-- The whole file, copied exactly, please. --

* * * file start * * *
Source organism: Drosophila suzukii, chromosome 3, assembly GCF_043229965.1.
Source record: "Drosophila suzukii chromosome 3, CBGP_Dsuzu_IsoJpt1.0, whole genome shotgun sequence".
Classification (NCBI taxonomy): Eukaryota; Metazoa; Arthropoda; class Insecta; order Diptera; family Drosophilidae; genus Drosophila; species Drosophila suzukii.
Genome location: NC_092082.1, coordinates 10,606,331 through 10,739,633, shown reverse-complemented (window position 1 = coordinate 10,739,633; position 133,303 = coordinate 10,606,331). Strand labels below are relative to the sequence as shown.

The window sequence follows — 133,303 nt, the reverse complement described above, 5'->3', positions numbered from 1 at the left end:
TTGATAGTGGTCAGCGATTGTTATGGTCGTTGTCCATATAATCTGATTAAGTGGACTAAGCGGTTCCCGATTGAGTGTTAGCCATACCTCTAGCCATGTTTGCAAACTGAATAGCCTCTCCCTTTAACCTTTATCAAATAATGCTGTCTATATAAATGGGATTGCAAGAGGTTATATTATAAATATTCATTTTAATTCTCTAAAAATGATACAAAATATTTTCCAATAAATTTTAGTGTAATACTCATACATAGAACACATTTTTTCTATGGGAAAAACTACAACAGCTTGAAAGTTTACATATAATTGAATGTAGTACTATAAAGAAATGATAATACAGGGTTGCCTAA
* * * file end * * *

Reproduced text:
Source organism: Drosophila suzukii, chromosome 3, assembly GCF_043229965.1.
Source record: "Drosophila suzukii chromosome 3, CBGP_Dsuzu_IsoJpt1.0, whole genome shotgun sequence".
Classification (NCBI taxonomy): Eukaryota; Metazoa; Arthropoda; class Insecta; order Diptera; family Drosophilidae; genus Drosophila; species Drosophila suzukii.
Genome location: NC_092082.1, coordinates 10,606,331 through 10,739,633, shown reverse-complemented (window position 1 = coordinate 10,739,633; position 133,303 = coordinate 10,606,331). Strand labels below are relative to the sequence as shown.

The window sequence follows — 133,303 nt, the reverse complement described above, 5'->3', positions numbered from 1 at the left end:
TTGATAGTGGTCAGCGATTGTTATGGTCGTTGTCCATATAATCTGATTAAGTGGACTAAGCGGTTCCCGATTGAGTGTTAGCCATACCTCTAGCCATGTTTGCAAACTGAATAGCCTCTCCCTTTAACCTTTATCAAATAATGCTGTCTATATAAATGGGATTGCAAGAGGTTATATTATAAATATTCATTTTAATTCTCTAAAAATGATACAAAATATTTTCCAATAAATTTTAGTGTAATACTCATACATAGAACACATTTTTTCTATGGGAAAAACTACAACAGCTTGAAAGTTTACATATAATTGAATGTAGTACTATAAAGAAATGATAATACAGGGTTGCCTAA